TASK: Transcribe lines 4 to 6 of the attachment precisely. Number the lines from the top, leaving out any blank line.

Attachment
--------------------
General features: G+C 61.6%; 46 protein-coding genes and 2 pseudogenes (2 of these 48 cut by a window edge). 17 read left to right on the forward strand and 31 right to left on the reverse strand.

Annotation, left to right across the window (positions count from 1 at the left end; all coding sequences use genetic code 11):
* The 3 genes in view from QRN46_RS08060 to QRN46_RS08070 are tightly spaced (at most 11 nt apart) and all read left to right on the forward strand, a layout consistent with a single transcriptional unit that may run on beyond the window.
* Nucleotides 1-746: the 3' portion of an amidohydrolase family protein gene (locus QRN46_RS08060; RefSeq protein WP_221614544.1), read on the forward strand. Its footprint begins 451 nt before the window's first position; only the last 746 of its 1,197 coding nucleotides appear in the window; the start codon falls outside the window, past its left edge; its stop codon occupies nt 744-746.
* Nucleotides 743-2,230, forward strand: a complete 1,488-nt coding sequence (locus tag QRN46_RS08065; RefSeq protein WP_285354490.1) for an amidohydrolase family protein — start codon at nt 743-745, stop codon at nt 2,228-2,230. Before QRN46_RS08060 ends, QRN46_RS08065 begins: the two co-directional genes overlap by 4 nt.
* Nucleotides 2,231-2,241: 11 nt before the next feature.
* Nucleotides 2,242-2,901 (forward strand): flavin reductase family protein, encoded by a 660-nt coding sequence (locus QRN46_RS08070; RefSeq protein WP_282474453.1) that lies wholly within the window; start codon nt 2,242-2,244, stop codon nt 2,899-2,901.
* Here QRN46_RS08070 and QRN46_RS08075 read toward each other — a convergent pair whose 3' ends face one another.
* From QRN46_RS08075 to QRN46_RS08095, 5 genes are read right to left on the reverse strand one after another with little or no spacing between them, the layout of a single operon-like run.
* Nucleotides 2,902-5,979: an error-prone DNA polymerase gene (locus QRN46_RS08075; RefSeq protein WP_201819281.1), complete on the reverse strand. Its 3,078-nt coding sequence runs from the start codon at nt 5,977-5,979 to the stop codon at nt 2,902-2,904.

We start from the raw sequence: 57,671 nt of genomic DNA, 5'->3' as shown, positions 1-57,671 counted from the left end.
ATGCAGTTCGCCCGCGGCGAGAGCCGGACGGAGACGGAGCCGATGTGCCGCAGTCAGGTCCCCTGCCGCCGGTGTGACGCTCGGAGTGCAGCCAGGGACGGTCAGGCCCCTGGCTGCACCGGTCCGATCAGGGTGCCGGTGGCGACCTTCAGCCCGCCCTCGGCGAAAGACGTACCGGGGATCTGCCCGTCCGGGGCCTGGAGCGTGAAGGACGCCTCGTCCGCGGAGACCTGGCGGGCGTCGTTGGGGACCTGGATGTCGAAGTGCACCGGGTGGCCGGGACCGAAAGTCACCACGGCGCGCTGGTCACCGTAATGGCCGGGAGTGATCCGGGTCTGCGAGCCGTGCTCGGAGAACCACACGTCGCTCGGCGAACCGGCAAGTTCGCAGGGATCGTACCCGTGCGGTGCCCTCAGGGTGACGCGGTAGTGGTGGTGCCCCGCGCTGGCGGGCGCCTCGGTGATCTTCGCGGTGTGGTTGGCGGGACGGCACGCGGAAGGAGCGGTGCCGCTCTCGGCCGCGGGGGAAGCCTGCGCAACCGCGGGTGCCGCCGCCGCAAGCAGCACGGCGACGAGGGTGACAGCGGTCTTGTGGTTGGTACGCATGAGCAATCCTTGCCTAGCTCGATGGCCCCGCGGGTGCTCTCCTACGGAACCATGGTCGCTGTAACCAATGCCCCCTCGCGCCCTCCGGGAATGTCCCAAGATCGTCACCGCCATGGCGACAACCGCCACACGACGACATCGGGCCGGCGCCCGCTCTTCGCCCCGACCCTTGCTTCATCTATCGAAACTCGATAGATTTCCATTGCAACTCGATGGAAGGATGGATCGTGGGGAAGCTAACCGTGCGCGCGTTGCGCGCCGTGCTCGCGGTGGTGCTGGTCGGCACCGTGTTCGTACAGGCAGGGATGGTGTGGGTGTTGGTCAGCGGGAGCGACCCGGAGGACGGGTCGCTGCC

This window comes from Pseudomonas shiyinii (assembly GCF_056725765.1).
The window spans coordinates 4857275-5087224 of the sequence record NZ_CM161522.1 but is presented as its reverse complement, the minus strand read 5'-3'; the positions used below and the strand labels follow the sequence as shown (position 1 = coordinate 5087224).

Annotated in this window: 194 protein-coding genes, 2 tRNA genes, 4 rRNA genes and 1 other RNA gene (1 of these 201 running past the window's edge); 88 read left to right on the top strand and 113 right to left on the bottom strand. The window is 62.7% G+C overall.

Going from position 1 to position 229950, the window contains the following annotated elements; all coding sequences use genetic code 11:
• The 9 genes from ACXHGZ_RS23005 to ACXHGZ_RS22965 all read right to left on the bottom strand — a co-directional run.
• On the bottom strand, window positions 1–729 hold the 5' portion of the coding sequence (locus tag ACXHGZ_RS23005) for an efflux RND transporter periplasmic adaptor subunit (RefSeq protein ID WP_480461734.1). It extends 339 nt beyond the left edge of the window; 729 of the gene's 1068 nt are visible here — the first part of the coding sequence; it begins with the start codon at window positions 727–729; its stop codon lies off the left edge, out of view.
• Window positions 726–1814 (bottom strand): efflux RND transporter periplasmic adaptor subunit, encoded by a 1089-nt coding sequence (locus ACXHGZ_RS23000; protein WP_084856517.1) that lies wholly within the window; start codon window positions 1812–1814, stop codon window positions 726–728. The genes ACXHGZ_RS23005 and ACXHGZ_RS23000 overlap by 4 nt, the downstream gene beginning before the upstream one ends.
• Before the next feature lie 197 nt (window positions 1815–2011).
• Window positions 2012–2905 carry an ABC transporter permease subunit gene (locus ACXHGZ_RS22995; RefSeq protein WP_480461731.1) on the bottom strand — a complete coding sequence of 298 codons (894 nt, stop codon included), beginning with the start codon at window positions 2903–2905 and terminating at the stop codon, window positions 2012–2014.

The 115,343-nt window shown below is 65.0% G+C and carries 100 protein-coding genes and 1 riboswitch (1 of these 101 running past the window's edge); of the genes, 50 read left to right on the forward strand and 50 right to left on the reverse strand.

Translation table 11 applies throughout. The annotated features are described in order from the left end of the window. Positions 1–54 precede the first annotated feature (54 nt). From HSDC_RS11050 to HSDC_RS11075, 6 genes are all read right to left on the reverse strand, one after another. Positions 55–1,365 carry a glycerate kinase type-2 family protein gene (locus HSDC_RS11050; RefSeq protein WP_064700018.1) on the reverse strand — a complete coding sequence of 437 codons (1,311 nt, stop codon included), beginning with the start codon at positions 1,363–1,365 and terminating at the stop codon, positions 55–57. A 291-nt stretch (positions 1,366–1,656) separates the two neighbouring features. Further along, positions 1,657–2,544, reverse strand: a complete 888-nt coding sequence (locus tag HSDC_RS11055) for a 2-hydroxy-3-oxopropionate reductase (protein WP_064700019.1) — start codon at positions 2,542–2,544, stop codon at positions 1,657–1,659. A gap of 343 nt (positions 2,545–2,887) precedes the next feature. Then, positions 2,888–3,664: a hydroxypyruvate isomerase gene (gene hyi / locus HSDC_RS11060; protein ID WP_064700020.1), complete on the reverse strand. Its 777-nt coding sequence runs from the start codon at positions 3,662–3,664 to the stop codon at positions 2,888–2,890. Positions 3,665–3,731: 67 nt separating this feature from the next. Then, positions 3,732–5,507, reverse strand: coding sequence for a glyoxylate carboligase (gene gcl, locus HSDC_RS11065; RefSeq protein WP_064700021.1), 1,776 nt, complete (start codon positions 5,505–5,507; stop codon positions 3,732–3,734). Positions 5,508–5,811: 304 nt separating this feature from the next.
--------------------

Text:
* Nucleotides 1-746: the 3' portion of an amidohydrolase family protein gene (locus QRN46_RS08060; RefSeq protein WP_221614544.1), read on the forward strand. Its footprint begins 451 nt before the window's first position; only the last 746 of its 1,197 coding nucleotides appear in the window; the start codon falls outside the window, past its left edge; its stop codon occupies nt 744-746.
* Nucleotides 743-2,230, forward strand: a complete 1,488-nt coding sequence (locus tag QRN46_RS08065; RefSeq protein WP_285354490.1) for an amidohydrolase family protein — start codon at nt 743-745, stop codon at nt 2,228-2,230. Before QRN46_RS08060 ends, QRN46_RS08065 begins: the two co-directional genes overlap by 4 nt.
* Nucleotides 2,231-2,241: 11 nt before the next feature.